Magic Tree House
Junie B. Jones
“Little Man,” as the family’s housekeeper calls him, is eleven-years-old the summer of 1959 when he takes his best friend’s paper route for the month of July. Throwing papers isn’t hard because he’s an ace pitcher on his baseball team, but the problem is collection day. He’s a stutterer and most people can’t understand what he’s saying. The one exception is Mr. Spiro, a retired merchant marine who has a weird way of expressing himself. Each Friday when “Little Man” calls on him to collect, the two engage in conversation. Mr. Spiro gives him a quarter of a dollar bill with a word marked in black ink and a promise that at the end of the month he will have all parts of the dollar and four important words. There’s a message here, but “Little Man” isn’t quite sure what it is. There is also drama. Ara T, a neighborhood junkman, steals “Little Man’s” three most prized possessions, and he and Mam, the housekeeper, set out to reclaim them.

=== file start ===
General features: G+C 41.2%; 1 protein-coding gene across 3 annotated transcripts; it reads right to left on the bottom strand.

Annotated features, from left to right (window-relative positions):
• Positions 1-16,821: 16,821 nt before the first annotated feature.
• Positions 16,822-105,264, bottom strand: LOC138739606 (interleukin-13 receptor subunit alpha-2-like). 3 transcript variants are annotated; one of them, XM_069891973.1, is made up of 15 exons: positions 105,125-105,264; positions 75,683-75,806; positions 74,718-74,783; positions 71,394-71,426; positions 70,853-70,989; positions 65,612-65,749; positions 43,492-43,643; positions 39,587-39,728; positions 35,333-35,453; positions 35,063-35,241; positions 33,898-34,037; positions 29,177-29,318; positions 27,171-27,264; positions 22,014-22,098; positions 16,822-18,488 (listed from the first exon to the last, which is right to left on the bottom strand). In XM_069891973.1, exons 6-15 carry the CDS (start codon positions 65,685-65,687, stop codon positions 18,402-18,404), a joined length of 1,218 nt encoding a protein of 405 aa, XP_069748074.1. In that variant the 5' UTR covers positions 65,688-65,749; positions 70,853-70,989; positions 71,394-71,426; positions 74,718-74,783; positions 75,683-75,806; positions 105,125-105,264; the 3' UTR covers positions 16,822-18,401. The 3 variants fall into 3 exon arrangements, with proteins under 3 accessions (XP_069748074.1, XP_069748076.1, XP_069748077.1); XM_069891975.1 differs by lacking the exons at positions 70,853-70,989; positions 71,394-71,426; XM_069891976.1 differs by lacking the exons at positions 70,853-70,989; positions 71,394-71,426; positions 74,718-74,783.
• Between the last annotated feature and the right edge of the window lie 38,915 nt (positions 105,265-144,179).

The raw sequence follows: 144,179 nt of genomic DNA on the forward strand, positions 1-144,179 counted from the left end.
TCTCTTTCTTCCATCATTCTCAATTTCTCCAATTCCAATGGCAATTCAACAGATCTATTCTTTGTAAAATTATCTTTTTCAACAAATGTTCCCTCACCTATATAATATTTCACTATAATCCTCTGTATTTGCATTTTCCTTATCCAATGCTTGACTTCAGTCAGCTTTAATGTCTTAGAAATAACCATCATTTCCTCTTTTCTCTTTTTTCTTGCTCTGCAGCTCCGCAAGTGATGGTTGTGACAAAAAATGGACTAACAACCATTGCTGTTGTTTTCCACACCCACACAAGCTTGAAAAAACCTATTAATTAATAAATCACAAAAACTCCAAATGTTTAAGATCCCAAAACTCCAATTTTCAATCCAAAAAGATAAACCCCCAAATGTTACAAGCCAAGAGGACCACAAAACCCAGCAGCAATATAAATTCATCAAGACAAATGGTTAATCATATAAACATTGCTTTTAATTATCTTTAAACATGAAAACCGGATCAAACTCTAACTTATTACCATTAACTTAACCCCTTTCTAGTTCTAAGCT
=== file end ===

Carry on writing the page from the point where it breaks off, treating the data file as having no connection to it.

Prepared by Pat Scales, Children’s Literature Consultant, Greenville, SC